Do you recall a time when you felt completely lost while learning something new? Or maybe you felt unprepared to tackle an important assignment? In either of those situations, you probably lacked the support, or instructional scaffolding, that you needed from your teacher.
Now that you’re a teacher yourself, it’s safe to assume that you don’t want your students to feel the way that you did. Below, we’re sharing some simple scaffolding strategies that you can use to better support your students’ learning.
What is Instructional Scaffolding?
Instructional scaffolding is a method where a teacher gradually reduces the amount of support given to a student as they master a new concept or skill. This method is based on Russian psychologist Lev Vygotsky’s theory that optimal learning takes place within an individual’s Zone of Proximal Development (ZPD).
The ZPD is the “space” between what a student is capable of achieving on their own and what they can do with support. To achieve the best results, you should tailor your lessons to take place within your students’ ZPD. A concept that’s too easy leads to boredom, while a concept that’s too difficult can cause frustration and discouragement. Aim for the Goldilocks concept of “just right” and help your students develop mastery over time using scaffolding strategies.
How is Instructional Scaffolding Beneficial for Students?
Much like scaffolding around buildings helps construction workers access higher elevations and supports them as they complete a project, educational scaffolds support learners as they reach higher levels of understanding. Instructional scaffolding makes learning new skills and concepts less intimidating for students, which in turn increases their confidence, motivation, and independence.
Now, let’s look at some simple scaffolding strategies that you should use with your students!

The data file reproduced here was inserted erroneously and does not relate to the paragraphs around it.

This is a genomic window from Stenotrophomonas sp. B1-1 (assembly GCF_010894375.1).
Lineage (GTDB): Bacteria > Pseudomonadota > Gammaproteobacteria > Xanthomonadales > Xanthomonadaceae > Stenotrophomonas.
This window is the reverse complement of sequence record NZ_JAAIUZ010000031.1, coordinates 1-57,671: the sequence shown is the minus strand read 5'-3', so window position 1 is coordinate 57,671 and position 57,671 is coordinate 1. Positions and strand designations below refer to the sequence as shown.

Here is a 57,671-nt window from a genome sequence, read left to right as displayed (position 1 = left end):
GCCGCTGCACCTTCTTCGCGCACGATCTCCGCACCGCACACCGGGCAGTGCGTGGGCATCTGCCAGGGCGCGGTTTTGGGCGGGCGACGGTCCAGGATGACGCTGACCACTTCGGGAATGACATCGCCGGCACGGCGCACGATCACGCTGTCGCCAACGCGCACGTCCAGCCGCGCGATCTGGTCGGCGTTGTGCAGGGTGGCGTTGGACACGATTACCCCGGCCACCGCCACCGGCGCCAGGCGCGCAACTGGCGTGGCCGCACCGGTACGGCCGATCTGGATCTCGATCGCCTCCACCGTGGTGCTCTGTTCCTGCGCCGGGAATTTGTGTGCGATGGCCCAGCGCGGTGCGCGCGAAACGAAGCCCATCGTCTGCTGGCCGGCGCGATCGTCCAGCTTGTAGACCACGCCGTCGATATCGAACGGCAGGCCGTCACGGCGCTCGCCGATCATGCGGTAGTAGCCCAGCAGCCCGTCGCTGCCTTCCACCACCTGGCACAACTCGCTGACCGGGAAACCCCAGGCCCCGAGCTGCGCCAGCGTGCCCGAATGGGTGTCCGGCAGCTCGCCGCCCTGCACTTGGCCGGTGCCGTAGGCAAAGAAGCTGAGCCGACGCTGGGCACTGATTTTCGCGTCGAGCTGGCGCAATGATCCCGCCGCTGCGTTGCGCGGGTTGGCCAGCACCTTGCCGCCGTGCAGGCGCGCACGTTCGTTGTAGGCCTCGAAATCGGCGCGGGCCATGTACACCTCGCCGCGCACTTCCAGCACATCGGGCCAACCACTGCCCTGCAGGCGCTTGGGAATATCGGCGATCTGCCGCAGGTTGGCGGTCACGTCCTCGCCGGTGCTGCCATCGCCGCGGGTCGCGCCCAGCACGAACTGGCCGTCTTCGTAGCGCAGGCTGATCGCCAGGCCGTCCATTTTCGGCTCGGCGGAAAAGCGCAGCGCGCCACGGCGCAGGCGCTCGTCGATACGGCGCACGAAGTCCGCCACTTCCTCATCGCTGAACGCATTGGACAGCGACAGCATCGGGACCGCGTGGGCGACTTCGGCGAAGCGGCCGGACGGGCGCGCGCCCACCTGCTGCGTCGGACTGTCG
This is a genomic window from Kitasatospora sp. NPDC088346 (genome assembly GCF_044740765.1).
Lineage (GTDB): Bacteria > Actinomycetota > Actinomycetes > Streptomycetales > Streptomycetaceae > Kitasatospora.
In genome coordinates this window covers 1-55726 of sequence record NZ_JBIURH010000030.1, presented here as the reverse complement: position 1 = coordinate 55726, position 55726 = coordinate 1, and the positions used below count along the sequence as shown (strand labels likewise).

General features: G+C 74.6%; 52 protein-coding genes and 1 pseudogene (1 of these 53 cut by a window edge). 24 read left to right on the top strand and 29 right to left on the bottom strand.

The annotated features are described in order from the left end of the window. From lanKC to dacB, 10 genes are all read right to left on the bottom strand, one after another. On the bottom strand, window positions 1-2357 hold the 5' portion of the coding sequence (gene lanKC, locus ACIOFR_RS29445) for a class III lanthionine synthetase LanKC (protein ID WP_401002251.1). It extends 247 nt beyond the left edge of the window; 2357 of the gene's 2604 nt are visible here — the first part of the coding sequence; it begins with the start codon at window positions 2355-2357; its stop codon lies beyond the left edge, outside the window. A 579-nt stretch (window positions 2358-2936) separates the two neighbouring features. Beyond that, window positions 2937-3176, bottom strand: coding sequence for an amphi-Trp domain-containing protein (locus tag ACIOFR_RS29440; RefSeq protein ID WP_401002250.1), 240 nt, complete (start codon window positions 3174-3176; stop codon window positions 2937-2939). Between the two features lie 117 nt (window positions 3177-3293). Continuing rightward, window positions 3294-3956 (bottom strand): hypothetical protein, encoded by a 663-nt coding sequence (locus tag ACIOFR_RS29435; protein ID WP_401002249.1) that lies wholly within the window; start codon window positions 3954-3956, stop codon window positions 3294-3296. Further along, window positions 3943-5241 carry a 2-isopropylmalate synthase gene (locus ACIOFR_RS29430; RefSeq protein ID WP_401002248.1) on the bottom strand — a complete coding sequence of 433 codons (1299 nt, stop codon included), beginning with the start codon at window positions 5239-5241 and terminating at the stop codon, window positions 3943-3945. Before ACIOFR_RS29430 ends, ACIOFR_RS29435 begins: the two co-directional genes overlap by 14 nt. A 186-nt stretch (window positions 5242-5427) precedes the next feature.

5 Scaffolding Strategies to Use with Your Students
There are many techniques you can use to support your students’ learning. Here are five instructional scaffolding strategies we suggest incorporating into your lessons.
1) Model What You Teach
People typically learn best by seeing or experiencing something rather than reading or hearing about it.
For example, think about when you learned how to ride a bike. Someone likely showed you how to do it and then held you up as you tried to balance and pedal like they did. But what if they would’ve just written out the steps or told you what to do and set you off on your own to figure it out? You might have gotten a few more skinned elbows or even given up entirely.
Learning new skills and concepts is a lot like riding a bike for your students. They’re doing it for the first time, and they’re probably a bit wobbly. So whenever possible, take the time to demonstrate exactly what you want them to do, then work with them until they feel comfortable doing it on their own.
2) Activate Prior Knowledge
For new concepts to sink in, they must be built upon existing knowledge.
Consider the bike scenario again. To teach someone how to ride a bike, you must expand on their understanding of what a bike is and how it works. So, before you introduce a new skill or concept, encourage your students to share their thoughts and experiences related to it. This will increase engagement and help them see the relevance in what they’re learning.
Some common scaffolding strategies that activate prior knowledge include:
- Quick Write or Quick Draw